2012 conjures up some painful memories for Helen Dery.
Three of her family members were diagnosed with cancer in the past year.
Having lost her husband Fern to lung cancer 16 years ago, Dery learned her 48-year-old daughter had breast cancer, one of her grandchildren lost a kidney to the disease, and cancer forced the removal of one of her 17-month-old great-grandaughter's eyes.
Dery was on hand for Wednesday's announcement by the Canadian Cancer Society to promote the 21st annual Relay For Life, a mass-participation 24-hour march around the running track at Masich Place Stadium May 11-12 to raise funds for cancer prevention programs and research.
While the media gathering highlighted the tremendous success of last year's relay, which raised $494,000, second only to Coquitlam among the 501 relays staged in cities across Canada, Dery's presence served as a reminder why the relay is needed.
"It was quite a bad year," said the 83-year-old Dery. "Having three in the family with cancer gives me more power to keep going with the teams."
Dery has six children, 14 grandchildren and seven great-grandchildren. All of her kids live in the city and she never has any difficulty rounding enough of them up to cover the full 24 hours of the relay as part of two teams named after her husband -- Fern's Dream and Fern's Team.
Dery stays in shape so she can walk two hours in each relay, taking part in regular walks at the track and on a treadmill during the winter months. She also volunteers to phone local businesses to get them to sign up for the relay.
"It's a weekend of family getting together and my family all participates," said Dery. "I make a schedule to keep two people on the track at the same time."
"We'll have to work harder this year to be number one in Canada."
That challenge has been issued. Coquitlam, the only city to top Prince George last year, raised $552,000 with 1,101 participants on 112 teams.
"Our goal is to be the most generous and the most determined team in Canada to win this battle against cancer," said Relay for Life committee chair Trevor Patenaude. "'There are over 500 relays Canada-wide and to be number two in all of Canada, that's amazing. We are united and I don't care if you have 130,000 in your community or two million in your community, I believe we'll be the number one relay in Canada."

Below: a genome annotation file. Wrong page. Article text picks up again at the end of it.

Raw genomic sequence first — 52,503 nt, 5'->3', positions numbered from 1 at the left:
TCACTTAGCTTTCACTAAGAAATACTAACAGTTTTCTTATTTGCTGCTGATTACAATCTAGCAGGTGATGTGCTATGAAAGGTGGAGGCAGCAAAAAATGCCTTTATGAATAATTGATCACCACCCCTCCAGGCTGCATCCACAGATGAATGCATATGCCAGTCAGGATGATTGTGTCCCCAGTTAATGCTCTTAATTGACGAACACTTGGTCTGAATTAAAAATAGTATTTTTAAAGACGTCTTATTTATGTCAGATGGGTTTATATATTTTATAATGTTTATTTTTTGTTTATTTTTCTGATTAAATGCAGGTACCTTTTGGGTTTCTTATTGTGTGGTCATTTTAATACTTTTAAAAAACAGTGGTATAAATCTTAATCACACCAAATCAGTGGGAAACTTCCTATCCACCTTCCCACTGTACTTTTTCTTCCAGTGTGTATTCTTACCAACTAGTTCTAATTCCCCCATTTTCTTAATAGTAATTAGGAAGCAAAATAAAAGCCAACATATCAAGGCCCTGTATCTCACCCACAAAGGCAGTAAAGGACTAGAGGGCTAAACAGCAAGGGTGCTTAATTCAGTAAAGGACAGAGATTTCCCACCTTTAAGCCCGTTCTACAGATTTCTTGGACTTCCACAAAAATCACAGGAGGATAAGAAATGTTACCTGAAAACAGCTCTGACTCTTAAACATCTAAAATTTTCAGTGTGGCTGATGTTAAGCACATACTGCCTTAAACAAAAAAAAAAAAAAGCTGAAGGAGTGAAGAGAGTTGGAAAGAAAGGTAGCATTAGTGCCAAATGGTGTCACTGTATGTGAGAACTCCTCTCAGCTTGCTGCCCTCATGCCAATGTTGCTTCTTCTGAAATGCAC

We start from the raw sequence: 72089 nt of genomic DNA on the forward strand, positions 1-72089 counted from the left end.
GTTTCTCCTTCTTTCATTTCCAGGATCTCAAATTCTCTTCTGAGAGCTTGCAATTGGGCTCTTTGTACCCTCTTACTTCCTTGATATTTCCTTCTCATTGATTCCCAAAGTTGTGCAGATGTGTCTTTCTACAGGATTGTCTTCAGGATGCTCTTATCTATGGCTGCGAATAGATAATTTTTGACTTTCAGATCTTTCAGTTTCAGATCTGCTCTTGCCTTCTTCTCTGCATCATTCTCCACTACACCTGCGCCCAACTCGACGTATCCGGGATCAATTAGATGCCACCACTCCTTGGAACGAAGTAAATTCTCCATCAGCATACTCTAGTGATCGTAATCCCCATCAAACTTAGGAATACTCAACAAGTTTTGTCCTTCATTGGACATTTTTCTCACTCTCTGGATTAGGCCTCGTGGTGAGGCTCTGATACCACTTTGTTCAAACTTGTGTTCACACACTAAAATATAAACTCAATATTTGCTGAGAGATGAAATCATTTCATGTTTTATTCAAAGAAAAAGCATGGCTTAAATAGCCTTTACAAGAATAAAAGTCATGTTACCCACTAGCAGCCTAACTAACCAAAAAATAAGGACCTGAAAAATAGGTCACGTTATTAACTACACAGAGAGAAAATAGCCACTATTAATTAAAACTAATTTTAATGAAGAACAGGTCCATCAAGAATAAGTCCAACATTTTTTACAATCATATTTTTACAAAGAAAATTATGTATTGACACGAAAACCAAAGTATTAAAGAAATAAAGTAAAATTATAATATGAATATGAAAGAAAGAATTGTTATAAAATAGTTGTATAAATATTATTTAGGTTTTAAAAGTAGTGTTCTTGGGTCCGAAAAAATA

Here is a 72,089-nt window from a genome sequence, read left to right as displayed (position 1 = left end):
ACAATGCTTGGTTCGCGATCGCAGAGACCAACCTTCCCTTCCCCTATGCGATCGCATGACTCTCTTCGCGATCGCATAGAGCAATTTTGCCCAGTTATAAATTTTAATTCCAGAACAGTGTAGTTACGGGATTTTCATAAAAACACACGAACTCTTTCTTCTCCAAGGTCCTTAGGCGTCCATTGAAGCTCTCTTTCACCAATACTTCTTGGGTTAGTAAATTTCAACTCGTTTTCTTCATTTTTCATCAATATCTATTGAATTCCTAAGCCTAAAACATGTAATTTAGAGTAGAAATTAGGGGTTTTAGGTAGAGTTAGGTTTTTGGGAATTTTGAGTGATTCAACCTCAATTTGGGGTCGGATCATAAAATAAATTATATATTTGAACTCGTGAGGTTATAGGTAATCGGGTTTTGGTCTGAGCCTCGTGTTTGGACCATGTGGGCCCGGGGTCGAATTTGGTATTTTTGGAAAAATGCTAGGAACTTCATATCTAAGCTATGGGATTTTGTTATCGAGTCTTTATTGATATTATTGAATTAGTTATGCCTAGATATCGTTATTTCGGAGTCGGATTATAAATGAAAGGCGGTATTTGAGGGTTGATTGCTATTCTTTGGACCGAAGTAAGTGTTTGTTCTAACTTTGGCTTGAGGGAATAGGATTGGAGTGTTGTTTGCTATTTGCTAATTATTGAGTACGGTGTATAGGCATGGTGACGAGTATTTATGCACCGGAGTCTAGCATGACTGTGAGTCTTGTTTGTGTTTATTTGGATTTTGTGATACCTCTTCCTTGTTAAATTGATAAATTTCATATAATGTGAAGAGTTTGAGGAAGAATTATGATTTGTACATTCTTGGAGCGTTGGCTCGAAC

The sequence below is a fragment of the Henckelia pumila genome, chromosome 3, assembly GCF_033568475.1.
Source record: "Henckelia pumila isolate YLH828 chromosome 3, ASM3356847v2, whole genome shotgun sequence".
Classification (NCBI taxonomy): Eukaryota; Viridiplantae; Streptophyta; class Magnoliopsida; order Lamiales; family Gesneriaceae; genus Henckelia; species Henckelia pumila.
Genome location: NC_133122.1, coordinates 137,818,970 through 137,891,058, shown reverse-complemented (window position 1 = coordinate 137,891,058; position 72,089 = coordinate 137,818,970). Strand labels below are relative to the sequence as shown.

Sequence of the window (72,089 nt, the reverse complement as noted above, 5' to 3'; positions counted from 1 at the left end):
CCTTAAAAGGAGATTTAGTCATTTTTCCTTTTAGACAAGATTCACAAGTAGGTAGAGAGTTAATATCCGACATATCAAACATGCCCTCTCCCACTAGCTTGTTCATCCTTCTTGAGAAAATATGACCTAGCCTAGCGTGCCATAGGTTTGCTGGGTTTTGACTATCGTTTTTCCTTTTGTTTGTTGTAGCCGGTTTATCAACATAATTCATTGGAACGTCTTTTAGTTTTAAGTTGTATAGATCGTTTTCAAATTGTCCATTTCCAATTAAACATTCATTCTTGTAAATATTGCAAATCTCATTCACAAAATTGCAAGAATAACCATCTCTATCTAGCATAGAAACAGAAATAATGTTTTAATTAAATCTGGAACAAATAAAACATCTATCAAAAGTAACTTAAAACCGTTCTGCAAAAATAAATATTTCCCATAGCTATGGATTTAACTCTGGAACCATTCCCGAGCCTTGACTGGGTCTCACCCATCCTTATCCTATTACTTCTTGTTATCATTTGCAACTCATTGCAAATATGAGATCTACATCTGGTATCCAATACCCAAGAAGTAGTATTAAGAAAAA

Prince George is the only city in Canada whose relay lasts 24 consecutive hours, and the 2012 relay drew 1,628 participants on 142 teams. The relays in Canada last year raised close to $51 million and involved 170,000 participants.
The early-bird deadline is Jan. 31 and early-registering teams of at least 10 people who raise a minimum of $350 each for the relay are eligible for a draw to win the use of the well-stocked luxury tent, which includes lounge chairs, couches, lighting, heating, pizza and coffee.
After Jan. 31 the registration fee jumps from $10 per person to $20 per person. All entries must be in by April 26. Go to relay.bc.ca for more information. Currently, 28 teams and 157 participants are pre-registered.
"This is a last-minute town and we have to get the word out and social media is a great way to do that," said Mayor Shari Green. "The tourism office in Prince George has a great campaign right now with TakeOnPG and the relay could be one of those things the Canadian Cancer Society could get on there. This event is something that pulls the community together and it's very meaningful because we remember the people we've lost and it gives hope to people who are fighting cancer but at the same time it can really be a fun event. There's a lot of spirit there."
n The Canadian Cancer Society will be moving its Victoria Street office on Feb. 15 to the new Kordyban Lodge at 1100 Alward St.